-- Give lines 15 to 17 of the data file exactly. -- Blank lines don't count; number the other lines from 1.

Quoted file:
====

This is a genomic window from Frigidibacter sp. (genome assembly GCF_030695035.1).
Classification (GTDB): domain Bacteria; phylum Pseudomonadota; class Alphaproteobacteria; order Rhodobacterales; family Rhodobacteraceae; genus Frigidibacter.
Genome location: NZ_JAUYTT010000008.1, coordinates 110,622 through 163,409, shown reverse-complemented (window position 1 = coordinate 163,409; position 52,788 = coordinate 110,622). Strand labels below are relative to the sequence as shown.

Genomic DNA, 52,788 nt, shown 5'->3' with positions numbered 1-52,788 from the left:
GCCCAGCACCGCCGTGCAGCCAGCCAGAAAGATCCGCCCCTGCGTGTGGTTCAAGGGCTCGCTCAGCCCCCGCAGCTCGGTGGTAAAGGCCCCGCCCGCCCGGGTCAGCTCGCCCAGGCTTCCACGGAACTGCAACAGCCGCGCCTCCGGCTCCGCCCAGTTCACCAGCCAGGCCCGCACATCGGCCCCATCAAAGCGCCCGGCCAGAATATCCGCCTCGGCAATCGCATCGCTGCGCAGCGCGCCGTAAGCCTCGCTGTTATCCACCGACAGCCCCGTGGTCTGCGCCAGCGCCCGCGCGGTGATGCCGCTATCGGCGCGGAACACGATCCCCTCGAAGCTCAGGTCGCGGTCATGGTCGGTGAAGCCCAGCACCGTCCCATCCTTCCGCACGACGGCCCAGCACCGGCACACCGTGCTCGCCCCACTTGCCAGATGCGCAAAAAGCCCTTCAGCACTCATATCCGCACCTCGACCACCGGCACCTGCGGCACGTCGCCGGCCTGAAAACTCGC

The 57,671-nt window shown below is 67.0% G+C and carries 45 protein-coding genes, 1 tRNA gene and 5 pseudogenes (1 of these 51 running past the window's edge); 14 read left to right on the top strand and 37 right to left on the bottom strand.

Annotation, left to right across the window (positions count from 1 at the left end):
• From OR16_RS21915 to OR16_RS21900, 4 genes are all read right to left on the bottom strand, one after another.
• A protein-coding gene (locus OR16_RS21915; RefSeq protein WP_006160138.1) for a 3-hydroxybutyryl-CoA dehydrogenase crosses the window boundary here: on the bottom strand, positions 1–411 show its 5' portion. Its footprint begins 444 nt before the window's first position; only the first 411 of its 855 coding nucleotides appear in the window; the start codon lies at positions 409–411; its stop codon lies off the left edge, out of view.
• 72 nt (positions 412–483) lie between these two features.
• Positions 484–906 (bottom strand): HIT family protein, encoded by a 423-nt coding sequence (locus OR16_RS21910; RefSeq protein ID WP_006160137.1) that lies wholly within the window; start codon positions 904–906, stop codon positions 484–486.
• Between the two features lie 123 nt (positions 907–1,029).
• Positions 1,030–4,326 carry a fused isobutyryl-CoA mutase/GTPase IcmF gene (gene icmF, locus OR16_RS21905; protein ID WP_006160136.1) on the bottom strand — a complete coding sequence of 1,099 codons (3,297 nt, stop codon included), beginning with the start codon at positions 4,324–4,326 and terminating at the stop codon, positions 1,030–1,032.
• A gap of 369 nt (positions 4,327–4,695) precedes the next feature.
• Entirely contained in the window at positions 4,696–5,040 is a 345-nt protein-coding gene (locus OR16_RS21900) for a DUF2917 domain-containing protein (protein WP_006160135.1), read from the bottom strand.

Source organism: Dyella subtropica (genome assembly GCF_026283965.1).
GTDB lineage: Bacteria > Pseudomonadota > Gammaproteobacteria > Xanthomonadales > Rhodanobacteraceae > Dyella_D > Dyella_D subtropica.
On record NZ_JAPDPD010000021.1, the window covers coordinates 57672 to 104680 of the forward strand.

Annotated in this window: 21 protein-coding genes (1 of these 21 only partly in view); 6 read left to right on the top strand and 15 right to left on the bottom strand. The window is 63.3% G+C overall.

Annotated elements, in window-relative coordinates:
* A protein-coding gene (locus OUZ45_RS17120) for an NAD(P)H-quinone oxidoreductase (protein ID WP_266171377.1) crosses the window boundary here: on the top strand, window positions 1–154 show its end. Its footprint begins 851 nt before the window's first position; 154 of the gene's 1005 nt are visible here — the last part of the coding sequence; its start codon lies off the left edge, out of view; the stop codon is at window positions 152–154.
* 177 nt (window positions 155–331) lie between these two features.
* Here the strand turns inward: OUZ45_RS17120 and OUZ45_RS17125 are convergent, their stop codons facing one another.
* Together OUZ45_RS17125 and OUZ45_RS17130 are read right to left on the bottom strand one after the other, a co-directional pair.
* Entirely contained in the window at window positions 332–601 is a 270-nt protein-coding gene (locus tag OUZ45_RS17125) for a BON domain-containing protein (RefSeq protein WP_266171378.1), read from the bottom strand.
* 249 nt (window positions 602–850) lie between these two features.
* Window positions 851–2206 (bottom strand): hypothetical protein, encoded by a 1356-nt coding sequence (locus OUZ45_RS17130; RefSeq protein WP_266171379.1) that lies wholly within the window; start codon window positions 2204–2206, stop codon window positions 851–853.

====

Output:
• Entirely contained in the window at positions 4,696–5,040 is a 345-nt protein-coding gene (locus OR16_RS21900) for a DUF2917 domain-containing protein (protein WP_006160135.1), read from the bottom strand.

Source organism: Dyella subtropica (genome assembly GCF_026283965.1).
GTDB lineage: Bacteria > Pseudomonadota > Gammaproteobacteria > Xanthomonadales > Rhodanobacteraceae > Dyella_D > Dyella_D subtropica.